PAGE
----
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Conservation Actions

Conservation Actions

The species is present in many large protected areas across its range, including Serengeti National Park, Ngorongoro Crater Conservation Area, Mount Kilimanjaro National Park, Mount Meru, Mahale Mountains National Park (Tanzania), Mount Kenya National Park and Forest Reserves, Aberdares National Park and Forest Reserves, Kakamega Forest National Reserve, Masai Mara National Reserve (Kenya), Virunga National Park (DRC), Mgahinga Gorilla National Park, Rwenzori Mountains National Park, Kibale National Park (Uganda), Volcanoes National Park, Nyungwe Forest National Park (Rwanda).

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Relevance to Humans and Ecosystems

Benefits

It is possible that D. arboreus may be a minor nuisance to agriculturalists. There is also some chance that this species is part of the life cycle of parasites capable of infecting humans. A species of Dendrohyrax located in Kenya and Ethiopia harbors the leishmaniasis-causing parasites.

Negative Impacts: injures humans (carries human disease); crop pest

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D. arboreus has economic importance to humans in a number of different ways. The crystallized excrement of this species has been used by both Europeans and South African tribes as a medicinal to treat epilepsy, hysteria, St. Vitus's dance, and general injuries. It has also been used as a vitamin supplement. Humans hunt Dendrohyrax spp. for food, and it is said that their large liver is a delicacy. Finally, the fur of this species may have some value, as the pelts of other members of the genus, such as D. arboreus, are used near Mt. Kilimanjaro. The fur of tree hyraxes is generally quite soft.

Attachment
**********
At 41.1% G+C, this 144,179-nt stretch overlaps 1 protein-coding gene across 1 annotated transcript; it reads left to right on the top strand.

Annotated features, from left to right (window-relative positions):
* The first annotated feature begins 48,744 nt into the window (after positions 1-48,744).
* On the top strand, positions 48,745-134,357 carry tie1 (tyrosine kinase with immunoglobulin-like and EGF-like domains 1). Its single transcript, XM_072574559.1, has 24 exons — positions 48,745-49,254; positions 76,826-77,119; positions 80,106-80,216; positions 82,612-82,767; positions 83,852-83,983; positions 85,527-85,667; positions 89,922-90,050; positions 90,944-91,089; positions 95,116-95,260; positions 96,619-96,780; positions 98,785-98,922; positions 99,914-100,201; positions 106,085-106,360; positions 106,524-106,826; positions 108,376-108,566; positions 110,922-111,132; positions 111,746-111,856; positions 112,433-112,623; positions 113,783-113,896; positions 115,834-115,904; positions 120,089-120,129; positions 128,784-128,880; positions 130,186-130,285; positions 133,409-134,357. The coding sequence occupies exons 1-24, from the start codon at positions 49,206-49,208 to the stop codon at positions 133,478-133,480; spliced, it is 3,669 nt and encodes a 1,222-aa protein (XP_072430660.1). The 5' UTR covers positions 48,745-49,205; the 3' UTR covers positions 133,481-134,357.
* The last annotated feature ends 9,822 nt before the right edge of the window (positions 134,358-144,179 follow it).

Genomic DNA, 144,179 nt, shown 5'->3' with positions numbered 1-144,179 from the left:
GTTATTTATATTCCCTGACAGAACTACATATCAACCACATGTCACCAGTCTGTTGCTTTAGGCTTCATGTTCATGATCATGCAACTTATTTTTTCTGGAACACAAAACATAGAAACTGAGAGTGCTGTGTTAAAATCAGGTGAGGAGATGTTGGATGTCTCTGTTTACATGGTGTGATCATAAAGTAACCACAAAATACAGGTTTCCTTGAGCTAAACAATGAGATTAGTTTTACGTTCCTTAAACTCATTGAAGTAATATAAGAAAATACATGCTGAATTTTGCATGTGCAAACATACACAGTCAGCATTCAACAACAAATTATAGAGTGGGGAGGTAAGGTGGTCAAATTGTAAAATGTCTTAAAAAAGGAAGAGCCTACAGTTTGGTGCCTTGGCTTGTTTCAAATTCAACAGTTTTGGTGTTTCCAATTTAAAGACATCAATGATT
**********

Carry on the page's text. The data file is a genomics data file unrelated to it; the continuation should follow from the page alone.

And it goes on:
Positive Impacts: food ; body parts are source of valuable material; source of medicine or drug ; produces fertilizer

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Wikipedia

Southern tree hyrax

The southern tree hyrax (Dendrohyrax arboreus) or also known as the eastern tree dassie, eastern tree hyrax, southern tree dassie is a species of mammal in the family Procaviidae. The southern tree hyrax is mainly found in the south central eastern side of Africa.

Physical description[edit]

The southern tree hyrax has a guinea pig-like appearance. It has long, soft, grey-brown fur that covers the body, while the underside is paler. Hairs are lighter near their tips and the ears have a fringe of white hair. They weigh about 2.27 kg on average, and have an average length of 520 mm.

Range and habitat[edit]

It is found in Angola, Democratic Republic of the Congo, Kenya, Mozambique, South Africa, Tanzania, and Zimbabwe. Its natural habitats are temperate forests, subtropical or tropical dry forests, subtropical or tropical moist lowland forests, subtropical or tropical moist montane forests, moist savanna, and rocky areas. It may be found at elevations up to 4500 m[3][4]

Arboreal behavior[edit]

The tree hyrax lives in trees and is mostly nocturnal, as opposed to the rock hyrax which lives among rocks and is mainly diurnal. It occurs singly, in pairs or in small groups, favouring hollow trees and dense foliage. Though an extremely able climber, it is awkward on the ground and walks with some difficulty. Its extraordinary call, heard mainly at night, is a series of blood-curdling shrieks building up to a crescendo. These territorial calls are produced mainly by the males.[5]